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Pendleton Woolen Mills registered the official Pendleton Hunting Tartan with the Scottish Tartans Society in 1999. It was created to commemorate Pendleton’s roots in the Pacific Northwest and the many generations of family that have overseen Pendleton’s business through the years. The official company tartan also salutes the British Isles origin of Pendleton’s weaving heritage, thanks to our founder, Thomas Kay.

And yes, that’s the very tartan bordering the certificate. For a closer look at the winning look, which includes more than just that adorable shirtwaist dress, pick up a copy of Threads today–we have it in stock at the store. Perhaps you’ll be inspired to sew your own project with Pendleton Hunting Tartan. We would love to see it!

projects

Update: Collaborative Crochet with Artist Bonnie Meltzer

Through November, this beautiful piece is now hanging at Art at the Cave Gallery, 108 E. Evergreen, Vancouver, Washington. This finished sculpture was created in just one day at Arts of Clark County’s Collaborative Crochet “Make Art!” workshop on August 7, 2018.

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The piece, called “Together,” was made and designed as the day progressed by the participants.  It will be available for purchase through a silent auction during the Clark County Open Studios Exhibition at Art at the Cave. Proceeds from the sale will help fund next years “Make Art!” workshops, including Bonnie Melzer’s “THE COMMON THREAD:  a collaborative crochet workshop.” We are proud to be part of this endeavor, and look forward to seeing what beautiful art can be made from our selvage.

This video gives you a fun look at the process–and the sheer size!–of this project.

 

Title: “Together”

Artists: Collaborative work led by Bonnie Meltzer with Sandra Parisi, James Donegan, Allison Berkley  Jackie Admundson, Karen Bettin, Michelle Craig, Annie Davern, Lida Dekker, Sandra Easterly, Debbie Garbe, Ellen George, Kitty Hibbs, Pat LaCroix, Antonella Mancini, Mindy Morris, Kim Murton, Kelly Neidig, Debra Pellti, Sue Phelps, Dana Phillips, Alaia Smith, Diane Springer, Molly Weinstein, Karen Zopf and eight others. Preparation and mounting by K.C. Madsen.

Medium: Pendleton Woolen Mills selvage, yarn, wire, panel, ready to hang

Dimensions: 56″ x 48″ x 10″

Created in Arts of Clark County’s Collaborative Crochet “Make Art!” workshop at The Historic Trust’s event, CommonGround: The Vancouver Chautauqua, August 7, 2018.

 

projects

Crochet Rug Project

rug classHere are directions for the crochet rug we taught at the Sewing Expo.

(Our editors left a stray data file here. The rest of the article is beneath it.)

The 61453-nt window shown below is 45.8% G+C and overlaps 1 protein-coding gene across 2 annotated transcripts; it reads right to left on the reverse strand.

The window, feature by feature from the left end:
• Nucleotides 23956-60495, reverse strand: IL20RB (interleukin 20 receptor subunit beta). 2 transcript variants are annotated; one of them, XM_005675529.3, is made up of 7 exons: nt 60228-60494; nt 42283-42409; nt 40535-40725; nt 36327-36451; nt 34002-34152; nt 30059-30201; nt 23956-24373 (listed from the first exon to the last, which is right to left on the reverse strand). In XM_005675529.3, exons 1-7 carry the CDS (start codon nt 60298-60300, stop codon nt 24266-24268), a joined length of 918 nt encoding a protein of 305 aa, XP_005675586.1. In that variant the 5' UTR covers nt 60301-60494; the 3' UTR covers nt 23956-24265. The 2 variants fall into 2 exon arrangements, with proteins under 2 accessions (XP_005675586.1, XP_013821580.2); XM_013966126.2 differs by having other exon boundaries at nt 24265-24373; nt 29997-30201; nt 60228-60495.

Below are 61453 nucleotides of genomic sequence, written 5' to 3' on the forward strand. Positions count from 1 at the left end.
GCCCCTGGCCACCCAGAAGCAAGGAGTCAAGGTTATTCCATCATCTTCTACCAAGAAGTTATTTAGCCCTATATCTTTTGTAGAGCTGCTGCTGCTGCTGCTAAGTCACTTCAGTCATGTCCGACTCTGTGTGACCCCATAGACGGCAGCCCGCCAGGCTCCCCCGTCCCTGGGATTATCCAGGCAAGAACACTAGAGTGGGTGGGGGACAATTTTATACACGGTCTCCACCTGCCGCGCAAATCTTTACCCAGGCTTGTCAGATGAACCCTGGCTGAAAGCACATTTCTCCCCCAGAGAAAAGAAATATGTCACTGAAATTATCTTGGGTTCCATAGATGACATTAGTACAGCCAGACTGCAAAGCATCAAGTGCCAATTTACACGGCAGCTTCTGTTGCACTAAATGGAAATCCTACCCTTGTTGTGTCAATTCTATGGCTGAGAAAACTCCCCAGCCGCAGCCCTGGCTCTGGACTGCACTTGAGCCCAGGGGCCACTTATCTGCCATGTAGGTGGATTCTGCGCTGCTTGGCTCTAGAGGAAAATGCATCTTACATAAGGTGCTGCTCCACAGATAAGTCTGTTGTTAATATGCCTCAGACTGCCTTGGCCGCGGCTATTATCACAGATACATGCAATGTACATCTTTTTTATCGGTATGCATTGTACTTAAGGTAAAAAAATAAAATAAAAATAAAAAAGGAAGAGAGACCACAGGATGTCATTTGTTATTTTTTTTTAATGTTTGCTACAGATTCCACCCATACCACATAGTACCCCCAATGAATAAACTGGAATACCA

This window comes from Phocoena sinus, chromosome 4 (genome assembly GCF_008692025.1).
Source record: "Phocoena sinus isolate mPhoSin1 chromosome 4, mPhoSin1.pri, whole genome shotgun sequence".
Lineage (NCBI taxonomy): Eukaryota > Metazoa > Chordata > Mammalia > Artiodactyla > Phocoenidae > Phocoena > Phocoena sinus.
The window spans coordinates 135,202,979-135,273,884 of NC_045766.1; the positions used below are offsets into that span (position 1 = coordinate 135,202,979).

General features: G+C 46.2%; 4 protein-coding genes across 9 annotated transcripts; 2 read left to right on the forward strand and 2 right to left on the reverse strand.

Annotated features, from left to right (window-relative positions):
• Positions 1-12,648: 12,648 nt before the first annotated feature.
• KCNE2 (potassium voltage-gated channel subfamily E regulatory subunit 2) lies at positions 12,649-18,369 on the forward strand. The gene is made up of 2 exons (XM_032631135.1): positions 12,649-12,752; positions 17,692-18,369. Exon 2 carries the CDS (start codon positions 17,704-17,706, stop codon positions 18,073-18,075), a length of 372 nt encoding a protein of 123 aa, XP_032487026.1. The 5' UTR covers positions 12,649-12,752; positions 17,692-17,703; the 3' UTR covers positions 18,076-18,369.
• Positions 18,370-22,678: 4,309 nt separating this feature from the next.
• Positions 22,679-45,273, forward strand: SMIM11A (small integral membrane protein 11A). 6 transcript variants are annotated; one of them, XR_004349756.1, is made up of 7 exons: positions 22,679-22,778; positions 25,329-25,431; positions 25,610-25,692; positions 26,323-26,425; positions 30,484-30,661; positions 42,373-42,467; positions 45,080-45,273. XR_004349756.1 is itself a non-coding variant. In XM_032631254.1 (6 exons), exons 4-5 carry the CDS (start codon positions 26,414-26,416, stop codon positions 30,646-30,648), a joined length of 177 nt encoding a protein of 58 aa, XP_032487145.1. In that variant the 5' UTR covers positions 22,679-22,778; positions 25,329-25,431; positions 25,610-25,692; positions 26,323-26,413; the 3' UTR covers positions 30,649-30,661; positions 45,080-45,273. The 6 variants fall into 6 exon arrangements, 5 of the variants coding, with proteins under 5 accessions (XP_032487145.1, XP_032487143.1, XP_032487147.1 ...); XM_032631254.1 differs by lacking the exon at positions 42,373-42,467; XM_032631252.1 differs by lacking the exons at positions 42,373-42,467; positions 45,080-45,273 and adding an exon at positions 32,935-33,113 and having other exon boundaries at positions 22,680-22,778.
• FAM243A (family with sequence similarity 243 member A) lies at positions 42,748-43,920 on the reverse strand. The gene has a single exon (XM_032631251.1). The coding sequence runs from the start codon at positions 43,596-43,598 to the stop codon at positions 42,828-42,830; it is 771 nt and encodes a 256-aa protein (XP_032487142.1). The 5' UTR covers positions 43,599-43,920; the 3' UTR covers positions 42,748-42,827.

Materials
Five pounds of selvages makes one 2’x3’ rug
Size S crochet hook
Scissors
Yarn needle

Gauge
Loose. Very loose. If you work tighter the rug will be firmer, however it can become very difficult to work through the stitches if you are too tight.

Getting Started
Find the end of the selvage, or cut a section to make a starting point. Wind the selvage into balls, splicing the ends together if you come to an end. If it gets too tangled, you can cut it and splice the ends together.

Splicing
Pull the weft yarns out of the warps for the 2 inches at the end of each selvage strand. Place all 4 ends together and tie an overhand knot. Trim ends even with selvage fringe.

Technique: Single Crochet
Start:
Chain 10-24 Stitches. The number of stitches in your chain will determine the shape of your rug. Starting with just a few will give you a rounder shape; more will create a longer oval.
Row 1:
Single crochet in second chain from hook and each chain across to last chain.
Do not turn the work, instead chain 1* and work the other side of your beginning chain.
This is the first round or row.
*Adjustments: If you are using thick selvage, or think you need a little more room on the end, chain 2-3 stitches off the end of row 1.

Shaping:
Continue: Repeat around chain, increasing at ends of rug until reaching desired size.
Note: Sometimes you will need to adjust your increases to shape your rug.
If rug begins to ruffle you are increasing too much.
If rug begins to bowl you are not increasing enough.

Ending:
Taper the wool by dropping one of the two selvage strands, and crochet two more stitches. Cut the selvage and pull through. Use a yarn needle to weave in the ends.

Care:
Dry clean or hand wash. For hand washing, soak in mild soap and tepid water in tub. Drain tub, refill with cool water to rinse soap. When soap is rinsed out, run through the spin cycle of washing machine to remove most of water then lay flat to dry in ventilated area.